First off this guide is not for everyone; as a matter of fact it was more or less an experiment on my part. I’ve never attempted a two part mould so I wanted to tackle the project for a pair of JH Audio IEM’s. The question for me is how you keep those little pins at the perfect distance while making sure that there strong enough so that every time you take them out of your IEM's they don’t connect, break or pull apart.
I simply looked no further than the cable that was supplied with your JH Audio IEM’s and decided to make a cast as it’s a perfect match and it would be more interesting for me than using epoxy putty or some other type of glue to hold the pins at the right distance.
As you will see from the following tutorial it was quite a project to get my head around as I said before I have never attempted anything like this before.
This tutorial solely focuses on the pin assembly and not the soldering of the 3.5mm jack as there are enough examples of this on this site already.
1st) Assemble your tools.
A: Wire strippers B: Clasp to hold cable while soldering C: Soldering Gun
D: Solder, I’m using Mundorf Supreme here. E: Wire crimpers, wire cutter, razor blade
F: Plasticine G: Silicon Rubber with Catalyst H: Liquid Plastic Kit or Polytek EasyFlo 60
I: Petrogel helps to de-mould your project J: Small plastic tub to make cast K: JH Audio Pins
L: Florists heat treated wire 24awg i.e memory wire
M: The cable you want to to make, I’m using a Crystal Cable Piccolino Cable, use whatever you like
N: Your original JH Audio Cable O: Your JH Audio IEM’s
Next let’s begin by cutting a little circle into your small tub just big enough to fit one end of the original JH Audio cable through it.
Next fill the tub with Plasticine filling half to the top and leaving the other half just below the circle you cut. Slip the cable through the hole and gently press down half way and make indentation with the back of a pencil or any other type of small object as you see in the photo.
Next measure out per your products instructions the required ratio and pour over the cable as you see in the photo. After the Silicon has dried flip the mould over cut the bottom out and gently scrape off the Plasticine to expose the cable. Simply brush over a little Petrogel and pour over another layer of of silicon rubber to make the top half of your cast. After this has set you can then pry apart your two part mould.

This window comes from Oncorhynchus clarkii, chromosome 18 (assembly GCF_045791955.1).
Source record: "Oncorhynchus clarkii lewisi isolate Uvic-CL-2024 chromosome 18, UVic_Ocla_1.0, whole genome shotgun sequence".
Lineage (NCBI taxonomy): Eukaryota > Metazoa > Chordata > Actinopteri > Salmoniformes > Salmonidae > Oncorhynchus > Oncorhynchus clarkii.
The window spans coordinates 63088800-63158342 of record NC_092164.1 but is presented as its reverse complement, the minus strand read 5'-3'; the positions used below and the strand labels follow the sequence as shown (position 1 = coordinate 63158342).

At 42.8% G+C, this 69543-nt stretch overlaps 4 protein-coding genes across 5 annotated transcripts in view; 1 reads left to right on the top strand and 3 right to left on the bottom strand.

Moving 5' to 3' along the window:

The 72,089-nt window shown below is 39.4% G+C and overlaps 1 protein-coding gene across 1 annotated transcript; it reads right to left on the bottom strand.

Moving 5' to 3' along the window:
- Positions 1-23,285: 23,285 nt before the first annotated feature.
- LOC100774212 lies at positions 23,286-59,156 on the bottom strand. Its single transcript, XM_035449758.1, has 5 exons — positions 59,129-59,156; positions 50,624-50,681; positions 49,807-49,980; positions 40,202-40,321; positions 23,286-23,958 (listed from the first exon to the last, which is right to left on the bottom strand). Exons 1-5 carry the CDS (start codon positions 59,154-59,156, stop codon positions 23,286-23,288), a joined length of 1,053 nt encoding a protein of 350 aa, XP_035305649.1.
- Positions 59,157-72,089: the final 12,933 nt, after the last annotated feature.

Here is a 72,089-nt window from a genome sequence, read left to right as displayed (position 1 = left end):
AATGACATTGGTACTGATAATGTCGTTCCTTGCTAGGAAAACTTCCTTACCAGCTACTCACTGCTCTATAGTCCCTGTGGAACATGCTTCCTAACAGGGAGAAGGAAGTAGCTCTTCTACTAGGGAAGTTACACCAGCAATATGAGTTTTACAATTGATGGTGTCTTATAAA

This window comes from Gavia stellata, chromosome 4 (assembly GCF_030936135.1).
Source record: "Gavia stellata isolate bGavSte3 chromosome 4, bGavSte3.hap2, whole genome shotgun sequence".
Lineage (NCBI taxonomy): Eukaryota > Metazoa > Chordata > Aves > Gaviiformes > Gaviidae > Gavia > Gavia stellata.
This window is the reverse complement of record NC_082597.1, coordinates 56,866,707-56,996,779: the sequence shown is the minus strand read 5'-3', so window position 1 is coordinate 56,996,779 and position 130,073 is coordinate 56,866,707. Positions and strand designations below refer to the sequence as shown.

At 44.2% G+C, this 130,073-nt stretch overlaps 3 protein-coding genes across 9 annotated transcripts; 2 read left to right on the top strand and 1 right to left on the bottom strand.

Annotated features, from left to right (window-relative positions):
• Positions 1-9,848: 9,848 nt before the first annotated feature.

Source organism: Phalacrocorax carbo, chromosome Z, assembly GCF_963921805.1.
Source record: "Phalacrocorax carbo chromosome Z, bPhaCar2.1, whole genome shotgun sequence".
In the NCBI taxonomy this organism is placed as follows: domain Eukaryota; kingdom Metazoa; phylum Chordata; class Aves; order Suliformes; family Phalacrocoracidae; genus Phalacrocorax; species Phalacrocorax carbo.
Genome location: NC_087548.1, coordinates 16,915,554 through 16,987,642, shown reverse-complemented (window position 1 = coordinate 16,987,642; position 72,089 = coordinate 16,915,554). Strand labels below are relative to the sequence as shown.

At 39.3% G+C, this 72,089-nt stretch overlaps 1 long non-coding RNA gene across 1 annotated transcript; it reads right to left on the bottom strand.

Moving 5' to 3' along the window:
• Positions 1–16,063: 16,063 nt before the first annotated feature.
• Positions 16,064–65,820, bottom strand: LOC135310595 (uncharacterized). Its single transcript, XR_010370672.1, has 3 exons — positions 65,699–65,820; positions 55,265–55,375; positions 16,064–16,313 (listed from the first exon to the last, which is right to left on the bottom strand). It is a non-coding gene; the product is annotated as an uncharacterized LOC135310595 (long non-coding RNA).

While the top layer of your mould is drying we begin by stripping your cable and soldering the pins. At this point you can make a decision to put a cable choke over the two wires or slip on heat shrink. I did not put these in the supply photo as it’s not necessary to make the cable but a personal decision on which way you go. I slipped on blue heat shrink as I thought it would add a different touch.
After your pins are soldered we check there will be no issues with inserting them into our IEM’s.
Next we prepare the cable be inserting a short piece of memory wire into the mould and then slipping the cable into the pin holes that were made during the cast. Note in the photo I put a short piece of heat shrink over the bottom of one of the cables. This is simply extra insurance to make sure the pins don’t come in contact during the plastic cast.
I use twist ties to hold the mould together and weigh my liquid plastics together and gently using the end of a straw drop in 2 or three drops into the tiny hole to form the plastic bond. It’s important to note that whatever you use it should have enough viscosity to go into such a tiny hole this is why I choose Polytek EasyFlo 60 as it’s very liquidy when mixed and set’s rock hard.
Before the plastic has set and this depends on what you are using I gently opened my mould before the plastic came to a complete hardness and gently formed any abnormalities with my fingers to obtain the shape I needed. You can then use fine grit sand paper to smooth out any rough edges.
Next I check to make sure the pins will insert ok into the IEM’s no problem here.
Finally I apply a short piece of heat shrink to the tips for added insurance and colour and also over the memory wire which is set in the plastic. You can see in the photo I’m adding the finishing touches.
This should last awhile with proper care. The colour scheme I chose may not be for everyone but that shouldn’t stop you from using whatever colour heat shrink you like or simply none at all.
When making your custom cable you must make sure whatever you use for the plastic it will be suitable for your mould. The liquid plastic I used generates a lot of heat during cast and the silicon mould takes the heat just fine. Whatever you want to use either polycarbonate or some other type of plastic make sure your mould will work with it.
I do apologize for not taking photos of the top layer mould cast as I was distracted with other things but if you’re interested there are good videos on youtube discussing two part moulds that will help with any question you might have.
Edited by improvised - 9/18/11 at 2:43am